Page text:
I think part of the reason I’m struggling at the moment is some of the themes I’ve been exploring, including anxiety and depression. I’m not sure if it works within the story, to be honest, but I’ve got to try it to find out. They do say write what you know, and there are some very personal elements going into this side of the story. Set in the context of fighting for justice, I’m not sure if it’s too much. But then I can’t help but feel that one of the storylines is too much in the fight for justice side of thing. I’ll have to see when it’s all done.

I do know that there will be a lot more work to be done on this after I finish. Cutting, adding, rewriting, slimming down, speeding up. But what I have so far I’m reasonably pleased with, as a starting point to build upon.

Progress Report: One Million Words, April 2016

In spite of Camp NaNoWriMo, my wordcounts did not go up during April. I wrote a total of 19,060 words, for an average of 635.3 words per day – slightly below March’s average. Still, it was nice to have others to chat to about writing.

At the end of April my total stood at 194,218/1,000,000 – 19.4%. I’m not far now from my next hundred thousand words.

Horrible Monster

I have continued to work on Horrible Monster every single day in April. I am becoming more focused on this now, particularly in the last week. Although some days it feels a bit like I’m writing filler, stalling while I work out where I’m going, for the main part things are moving forward at a good pace. I’m getting more deeply into the various plot lines now.

A problem I am consistently coming across is rushing ahead where I know answers but where it does not fit the plot to get to that point just yet. A few times in April I wrote scenes in which I revealed more or advanced the plot further than I was happy with, so ended up striking out paragraphs or even pages at a time and starting from an earlier point. (Though the words are still counted, for the purposes of my challenge – after all I did write them.)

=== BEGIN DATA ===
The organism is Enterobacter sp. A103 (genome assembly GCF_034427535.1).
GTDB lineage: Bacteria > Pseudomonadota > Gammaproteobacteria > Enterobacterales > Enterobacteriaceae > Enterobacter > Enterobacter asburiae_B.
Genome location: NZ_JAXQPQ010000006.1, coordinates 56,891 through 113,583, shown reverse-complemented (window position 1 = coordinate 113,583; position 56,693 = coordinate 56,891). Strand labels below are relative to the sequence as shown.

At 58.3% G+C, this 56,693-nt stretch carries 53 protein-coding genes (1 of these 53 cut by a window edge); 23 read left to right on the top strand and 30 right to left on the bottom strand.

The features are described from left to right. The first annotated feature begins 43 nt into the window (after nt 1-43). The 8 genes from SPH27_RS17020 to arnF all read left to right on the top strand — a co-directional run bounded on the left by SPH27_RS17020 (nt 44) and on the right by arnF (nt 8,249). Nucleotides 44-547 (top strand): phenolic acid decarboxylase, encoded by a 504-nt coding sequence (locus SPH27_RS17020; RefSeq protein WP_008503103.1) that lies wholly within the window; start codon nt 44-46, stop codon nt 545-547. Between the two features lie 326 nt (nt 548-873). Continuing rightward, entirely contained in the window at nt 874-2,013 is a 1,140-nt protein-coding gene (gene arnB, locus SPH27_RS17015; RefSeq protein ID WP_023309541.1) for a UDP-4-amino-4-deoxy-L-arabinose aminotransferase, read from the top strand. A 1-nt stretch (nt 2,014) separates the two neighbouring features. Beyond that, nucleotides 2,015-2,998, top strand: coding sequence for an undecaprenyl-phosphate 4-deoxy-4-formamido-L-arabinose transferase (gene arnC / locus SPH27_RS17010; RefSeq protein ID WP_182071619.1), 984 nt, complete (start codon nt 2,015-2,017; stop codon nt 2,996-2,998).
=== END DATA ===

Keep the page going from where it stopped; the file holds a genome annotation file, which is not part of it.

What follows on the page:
I think I’m getting better at that now, though. It happened more earlier in the month.

On looming peaks

The only other thing I have written this month is the poem I posted a little over a week ago, plus a couple of haiku. I’ve been sharing the poem widely, reading it out to my friends (in particular those who went with me to Builth Wells for the wool festival). I’ll definitely be looking out for other opportunities to write more poetry.

I found that imitating the meter and other aspects of an already published poem – On Wenlock Edge by A E Housman – was helpful in giving me a framework to then insert the words and story of my own poem, so in the near future I anticipate taking a similar approach. Learning to walk before I try to run.

May’s plans

Going forward into May, I will continue writing Horrible Monster. I intend to keep going until I finish it. I definitely feel like I have momentum on this novel right now, even if my daily wordcounts aren’t all that great. I don’t really want to interrupt it at this stage, in case a short interruption proves fatal to that momentum and I stop working on it. But that would mean, at the rate I’m going, it might be several months before I finish it. And that will mean it’ll be months before I write anything else in prose, since I’ve never done well working on two different stories on the same day. Still, there’s nothing stopping me from writing more poetry. And perhaps as I approach the end my daily wordcount output will increase.

There are a lot of other projects I’ve talked about on my blog which have made no further progress for a long time. The Mountain Story, for example, still largely exists only in a handwritten notebook; Kell’s Adventures have seen no further notes or planning. I am very much focused on Horrible Monster at the moment, but perhaps once I finish it I should take some time to work on other projects – and relax my rules a little to count editing, typing up and making notes as writing activity that doesn’t break my streak – even if it doesn’t add to my wordcount total.